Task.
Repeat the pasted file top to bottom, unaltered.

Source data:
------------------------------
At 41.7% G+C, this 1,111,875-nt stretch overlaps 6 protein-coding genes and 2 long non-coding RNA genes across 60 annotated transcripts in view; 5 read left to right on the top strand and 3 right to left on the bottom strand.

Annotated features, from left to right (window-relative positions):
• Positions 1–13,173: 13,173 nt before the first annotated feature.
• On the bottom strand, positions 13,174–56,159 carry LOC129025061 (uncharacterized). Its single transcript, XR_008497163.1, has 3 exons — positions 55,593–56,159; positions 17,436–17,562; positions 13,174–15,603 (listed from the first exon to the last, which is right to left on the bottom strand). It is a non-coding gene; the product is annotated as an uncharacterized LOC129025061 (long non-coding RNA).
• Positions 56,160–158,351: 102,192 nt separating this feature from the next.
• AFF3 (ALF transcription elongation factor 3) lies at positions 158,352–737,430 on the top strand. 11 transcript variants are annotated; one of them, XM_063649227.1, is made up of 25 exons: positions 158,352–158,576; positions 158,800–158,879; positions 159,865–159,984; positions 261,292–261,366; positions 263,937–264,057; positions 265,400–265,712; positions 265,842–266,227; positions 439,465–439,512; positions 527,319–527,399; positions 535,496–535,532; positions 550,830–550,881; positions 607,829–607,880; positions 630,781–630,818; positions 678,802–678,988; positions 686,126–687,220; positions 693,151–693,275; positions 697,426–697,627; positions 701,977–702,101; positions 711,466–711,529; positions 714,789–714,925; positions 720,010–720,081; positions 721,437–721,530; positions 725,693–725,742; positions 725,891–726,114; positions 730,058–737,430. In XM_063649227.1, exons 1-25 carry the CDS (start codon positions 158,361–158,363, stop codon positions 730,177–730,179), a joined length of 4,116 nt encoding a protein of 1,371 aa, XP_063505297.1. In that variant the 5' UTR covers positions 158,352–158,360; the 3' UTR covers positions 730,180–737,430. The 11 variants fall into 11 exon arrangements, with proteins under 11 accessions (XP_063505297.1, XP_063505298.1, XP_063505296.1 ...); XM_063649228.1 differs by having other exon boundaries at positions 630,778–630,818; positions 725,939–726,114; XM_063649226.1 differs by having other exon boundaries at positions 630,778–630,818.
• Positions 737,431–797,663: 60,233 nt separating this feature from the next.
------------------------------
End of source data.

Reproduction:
At 41.7% G+C, this 1,111,875-nt stretch overlaps 6 protein-coding genes and 2 long non-coding RNA genes across 60 annotated transcripts in view; 5 read left to right on the top strand and 3 right to left on the bottom strand.

Annotated features, from left to right (window-relative positions):
• Positions 1–13,173: 13,173 nt before the first annotated feature.
• On the bottom strand, positions 13,174–56,159 carry LOC129025061 (uncharacterized). Its single transcript, XR_008497163.1, has 3 exons — positions 55,593–56,159; positions 17,436–17,562; positions 13,174–15,603 (listed from the first exon to the last, which is right to left on the bottom strand). It is a non-coding gene; the product is annotated as an uncharacterized LOC129025061 (long non-coding RNA).
• Positions 56,160–158,351: 102,192 nt separating this feature from the next.
• AFF3 (ALF transcription elongation factor 3) lies at positions 158,352–737,430 on the top strand. 11 transcript variants are annotated; one of them, XM_063649227.1, is made up of 25 exons: positions 158,352–158,576; positions 158,800–158,879; positions 159,865–159,984; positions 261,292–261,366; positions 263,937–264,057; positions 265,400–265,712; positions 265,842–266,227; positions 439,465–439,512; positions 527,319–527,399; positions 535,496–535,532; positions 550,830–550,881; positions 607,829–607,880; positions 630,781–630,818; positions 678,802–678,988; positions 686,126–687,220; positions 693,151–693,275; positions 697,426–697,627; positions 701,977–702,101; positions 711,466–711,529; positions 714,789–714,925; positions 720,010–720,081; positions 721,437–721,530; positions 725,693–725,742; positions 725,891–726,114; positions 730,058–737,430. In XM_063649227.1, exons 1-25 carry the CDS (start codon positions 158,361–158,363, stop codon positions 730,177–730,179), a joined length of 4,116 nt encoding a protein of 1,371 aa, XP_063505297.1. In that variant the 5' UTR covers positions 158,352–158,360; the 3' UTR covers positions 730,180–737,430. The 11 variants fall into 11 exon arrangements, with proteins under 11 accessions (XP_063505297.1, XP_063505298.1, XP_063505296.1 ...); XM_063649228.1 differs by having other exon boundaries at positions 630,778–630,818; positions 725,939–726,114; XM_063649226.1 differs by having other exon boundaries at positions 630,778–630,818.
• Positions 737,431–797,663: 60,233 nt separating this feature from the next.